Review By HOMA WOODRUM
I bought this book during an author meet-and-greet with April Runge in late 2013, and though I had read about Gordy and the Magic Diet by Kim Diersen & April Runge (illustrated by Carrie Hartman), I had been skeptical to check it out. It can be hard in children’s books to navigate something being “magic” without seeming condescending or inaccurate. This book actually does a fantastic job of explaining a concept to children without leaving anyone out with a particular example, which is where the “magic” element comes in. I don’t think magic is a stand-in for science here, it is just a variable for kids to fill in their own unique restrictive diet circumstance.
Gordy experiences discomfort when he eats certain foods, and though he is tempted (and gives in at one point), he faces his greatest challenge on Halloween. He misses the candy and treats of days gone by but as the reader already knows, if Gordy eats the offending food(s), he will be sad and in pain. The notes at the end of the book feature each of the book’s contributors sharing what their “monsters” are – and what they avoid as a result. Kim Diersen’s son avoids gluten and artificial foods. April Runge’s daughter had a diagnosis of catastrophic pediatric epilepsy that subjected her to substantial medications until the ketogenic diet lent assistance. And Carrie Hartman, the illustrator, has one daughter that cannot have gluten while the other avoids preservatives. Getting that window into their unique circumstances highlights the need for a book such as this to explain to children that whatever “monster” is making their relationship with food and themselves difficult, if a special diet is what the doctor ordered, they too can be brave and stick with it like Gordy.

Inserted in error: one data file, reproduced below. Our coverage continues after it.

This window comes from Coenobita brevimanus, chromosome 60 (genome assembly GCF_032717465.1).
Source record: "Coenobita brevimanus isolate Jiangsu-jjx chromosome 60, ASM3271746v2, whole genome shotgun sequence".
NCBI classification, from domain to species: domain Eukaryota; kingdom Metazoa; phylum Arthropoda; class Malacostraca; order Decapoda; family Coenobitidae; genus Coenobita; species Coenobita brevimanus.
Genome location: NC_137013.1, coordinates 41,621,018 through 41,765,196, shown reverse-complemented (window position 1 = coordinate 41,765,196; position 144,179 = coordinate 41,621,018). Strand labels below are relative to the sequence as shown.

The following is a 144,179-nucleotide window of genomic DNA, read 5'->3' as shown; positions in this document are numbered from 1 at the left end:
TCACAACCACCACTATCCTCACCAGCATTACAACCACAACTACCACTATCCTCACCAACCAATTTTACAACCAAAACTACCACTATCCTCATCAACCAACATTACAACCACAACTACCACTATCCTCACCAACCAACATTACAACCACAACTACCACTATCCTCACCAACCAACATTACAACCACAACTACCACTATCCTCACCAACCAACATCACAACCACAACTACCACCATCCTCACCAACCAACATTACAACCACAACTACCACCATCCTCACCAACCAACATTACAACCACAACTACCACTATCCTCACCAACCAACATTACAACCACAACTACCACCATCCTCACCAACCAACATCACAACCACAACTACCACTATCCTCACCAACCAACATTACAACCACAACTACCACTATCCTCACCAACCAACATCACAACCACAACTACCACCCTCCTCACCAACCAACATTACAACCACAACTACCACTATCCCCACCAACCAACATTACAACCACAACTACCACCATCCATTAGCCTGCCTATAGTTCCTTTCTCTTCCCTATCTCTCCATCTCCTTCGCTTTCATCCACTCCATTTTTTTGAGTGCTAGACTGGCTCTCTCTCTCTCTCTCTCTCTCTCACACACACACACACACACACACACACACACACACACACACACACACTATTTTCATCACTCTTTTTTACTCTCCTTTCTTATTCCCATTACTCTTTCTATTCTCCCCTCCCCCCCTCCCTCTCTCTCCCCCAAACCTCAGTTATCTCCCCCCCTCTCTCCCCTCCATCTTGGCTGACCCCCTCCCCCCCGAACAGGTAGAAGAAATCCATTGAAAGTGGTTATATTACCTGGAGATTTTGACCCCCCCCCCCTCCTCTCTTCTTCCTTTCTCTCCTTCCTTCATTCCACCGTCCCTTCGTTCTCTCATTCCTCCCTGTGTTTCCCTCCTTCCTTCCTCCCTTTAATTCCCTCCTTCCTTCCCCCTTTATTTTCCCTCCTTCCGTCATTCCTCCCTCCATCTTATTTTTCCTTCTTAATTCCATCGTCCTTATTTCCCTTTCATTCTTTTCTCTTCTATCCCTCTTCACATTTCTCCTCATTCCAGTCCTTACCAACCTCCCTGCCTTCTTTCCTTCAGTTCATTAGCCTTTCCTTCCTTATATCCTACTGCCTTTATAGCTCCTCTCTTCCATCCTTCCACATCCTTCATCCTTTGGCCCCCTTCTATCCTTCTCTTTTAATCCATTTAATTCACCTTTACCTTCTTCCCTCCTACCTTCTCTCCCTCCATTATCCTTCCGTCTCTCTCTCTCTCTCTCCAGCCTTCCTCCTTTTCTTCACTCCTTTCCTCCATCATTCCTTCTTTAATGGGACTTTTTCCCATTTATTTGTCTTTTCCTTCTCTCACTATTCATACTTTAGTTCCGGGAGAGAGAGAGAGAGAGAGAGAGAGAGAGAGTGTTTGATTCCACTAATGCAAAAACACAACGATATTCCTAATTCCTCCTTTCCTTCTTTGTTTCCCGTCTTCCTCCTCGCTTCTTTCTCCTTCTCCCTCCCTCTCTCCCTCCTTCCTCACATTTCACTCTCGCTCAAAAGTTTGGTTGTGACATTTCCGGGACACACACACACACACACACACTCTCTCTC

The illustrations are soft and colorful while the prose is relatable. A major scene involves Gordy, dressed for Halloween as a pirate, returning all his candy from trick or treating to his mother and affirming that the “pirate treasure” he discovered is a commitment to his restrictive diet, saying, “You can have my candy. I found the real pirate treasure.”
Every day after, Gordy fought his Monster. Except some days were harder than others. For instance, on Christmas, when cookies showed up at every party, on Valentine’s Day, when candy hearts appeared everywhere and on Easter, when every Easter basket, except his, held chocolate bunnies. Still, Gordy was absolutely, positively certain that his Monster would stay quiet now… thanks to his Magic Diet.
Vegetarian and vegan families that are ethics-based in their dietary and lifestyle choices will still find something useful here, not just in having compassion for people on restrictive diets, but also because Gordy must navigate food based holidays just as veg families do. In one illustration, Gordy is eating what looks like steak for dinner and he remarks that his meal “smells like dirty socks,” most likely referring to the steamed broccoli on his fork. It makes sense to include that because many kids would have that reaction to a new way of eating, but in the book Gordy not only gets used to his food, he embraces feeling well wholeheartedly.
Certainly a special book for a special audience, but thoughtfully written and beautifully illustrated. My kids really enjoy the story at ages 4 and 6.